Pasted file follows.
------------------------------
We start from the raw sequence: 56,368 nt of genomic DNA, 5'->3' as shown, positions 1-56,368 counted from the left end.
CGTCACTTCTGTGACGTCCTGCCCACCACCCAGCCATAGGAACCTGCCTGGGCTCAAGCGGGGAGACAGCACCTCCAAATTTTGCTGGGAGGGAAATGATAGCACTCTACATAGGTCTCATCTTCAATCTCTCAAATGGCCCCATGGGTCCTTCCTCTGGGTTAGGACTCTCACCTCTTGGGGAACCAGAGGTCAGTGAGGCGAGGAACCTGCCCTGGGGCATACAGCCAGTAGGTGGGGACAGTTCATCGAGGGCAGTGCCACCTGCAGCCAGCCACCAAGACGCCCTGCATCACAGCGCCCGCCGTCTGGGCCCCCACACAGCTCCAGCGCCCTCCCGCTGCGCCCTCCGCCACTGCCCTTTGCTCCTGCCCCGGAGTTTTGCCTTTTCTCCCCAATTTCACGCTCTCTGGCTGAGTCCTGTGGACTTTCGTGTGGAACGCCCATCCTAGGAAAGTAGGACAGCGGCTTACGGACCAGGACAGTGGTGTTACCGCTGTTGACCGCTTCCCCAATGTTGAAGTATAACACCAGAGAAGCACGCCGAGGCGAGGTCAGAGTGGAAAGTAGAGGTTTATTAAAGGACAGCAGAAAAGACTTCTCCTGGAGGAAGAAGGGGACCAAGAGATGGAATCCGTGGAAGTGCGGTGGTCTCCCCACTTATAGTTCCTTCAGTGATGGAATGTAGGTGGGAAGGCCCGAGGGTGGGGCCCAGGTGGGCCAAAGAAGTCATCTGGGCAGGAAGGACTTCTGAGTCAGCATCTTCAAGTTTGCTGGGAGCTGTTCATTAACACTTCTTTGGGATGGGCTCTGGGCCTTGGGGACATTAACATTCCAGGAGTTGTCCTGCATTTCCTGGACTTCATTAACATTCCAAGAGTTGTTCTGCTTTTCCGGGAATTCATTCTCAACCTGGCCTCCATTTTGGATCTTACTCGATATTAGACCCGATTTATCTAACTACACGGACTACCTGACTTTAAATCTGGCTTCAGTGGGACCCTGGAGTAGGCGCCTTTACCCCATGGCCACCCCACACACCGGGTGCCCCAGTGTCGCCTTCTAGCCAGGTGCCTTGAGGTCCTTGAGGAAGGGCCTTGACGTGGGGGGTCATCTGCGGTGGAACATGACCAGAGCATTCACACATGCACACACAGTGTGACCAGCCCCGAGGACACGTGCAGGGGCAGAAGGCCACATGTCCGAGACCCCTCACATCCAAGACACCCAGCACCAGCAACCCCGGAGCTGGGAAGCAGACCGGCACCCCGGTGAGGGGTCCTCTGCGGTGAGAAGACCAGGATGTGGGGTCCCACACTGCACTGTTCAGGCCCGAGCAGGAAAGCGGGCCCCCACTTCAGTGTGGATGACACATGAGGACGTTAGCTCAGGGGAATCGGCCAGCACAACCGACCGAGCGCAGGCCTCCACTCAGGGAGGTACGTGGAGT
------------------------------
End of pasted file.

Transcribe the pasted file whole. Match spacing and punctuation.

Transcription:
We start from the raw sequence: 56,368 nt of genomic DNA, 5'->3' as shown, positions 1-56,368 counted from the left end.
CGTCACTTCTGTGACGTCCTGCCCACCACCCAGCCATAGGAACCTGCCTGGGCTCAAGCGGGGAGACAGCACCTCCAAATTTTGCTGGGAGGGAAATGATAGCACTCTACATAGGTCTCATCTTCAATCTCTCAAATGGCCCCATGGGTCCTTCCTCTGGGTTAGGACTCTCACCTCTTGGGGAACCAGAGGTCAGTGAGGCGAGGAACCTGCCCTGGGGCATACAGCCAGTAGGTGGGGACAGTTCATCGAGGGCAGTGCCACCTGCAGCCAGCCACCAAGACGCCCTGCATCACAGCGCCCGCCGTCTGGGCCCCCACACAGCTCCAGCGCCCTCCCGCTGCGCCCTCCGCCACTGCCCTTTGCTCCTGCCCCGGAGTTTTGCCTTTTCTCCCCAATTTCACGCTCTCTGGCTGAGTCCTGTGGACTTTCGTGTGGAACGCCCATCCTAGGAAAGTAGGACAGCGGCTTACGGACCAGGACAGTGGTGTTACCGCTGTTGACCGCTTCCCCAATGTTGAAGTATAACACCAGAGAAGCACGCCGAGGCGAGGTCAGAGTGGAAAGTAGAGGTTTATTAAAGGACAGCAGAAAAGACTTCTCCTGGAGGAAGAAGGGGACCAAGAGATGGAATCCGTGGAAGTGCGGTGGTCTCCCCACTTATAGTTCCTTCAGTGATGGAATGTAGGTGGGAAGGCCCGAGGGTGGGGCCCAGGTGGGCCAAAGAAGTCATCTGGGCAGGAAGGACTTCTGAGTCAGCATCTTCAAGTTTGCTGGGAGCTGTTCATTAACACTTCTTTGGGATGGGCTCTGGGCCTTGGGGACATTAACATTCCAGGAGTTGTCCTGCATTTCCTGGACTTCATTAACATTCCAAGAGTTGTTCTGCTTTTCCGGGAATTCATTCTCAACCTGGCCTCCATTTTGGATCTTACTCGATATTAGACCCGATTTATCTAACTACACGGACTACCTGACTTTAAATCTGGCTTCAGTGGGACCCTGGAGTAGGCGCCTTTACCCCATGGCCACCCCACACACCGGGTGCCCCAGTGTCGCCTTCTAGCCAGGTGCCTTGAGGTCCTTGAGGAAGGGCCTTGACGTGGGGGGTCATCTGCGGTGGAACATGACCAGAGCATTCACACATGCACACACAGTGTGACCAGCCCCGAGGACACGTGCAGGGGCAGAAGGCCACATGTCCGAGACCCCTCACATCCAAGACACCCAGCACCAGCAACCCCGGAGCTGGGAAGCAGACCGGCACCCCGGTGAGGGGTCCTCTGCGGTGAGAAGACCAGGATGTGGGGTCCCACACTGCACTGTTCAGGCCCGAGCAGGAAAGCGGGCCCCCACTTCAGTGTGGATGACACATGAGGACGTTAGCTCAGGGGAATCGGCCAGCACAACCGACCGAGCGCAGGCCTCCACTCAGGGAGGTACGTGGAGT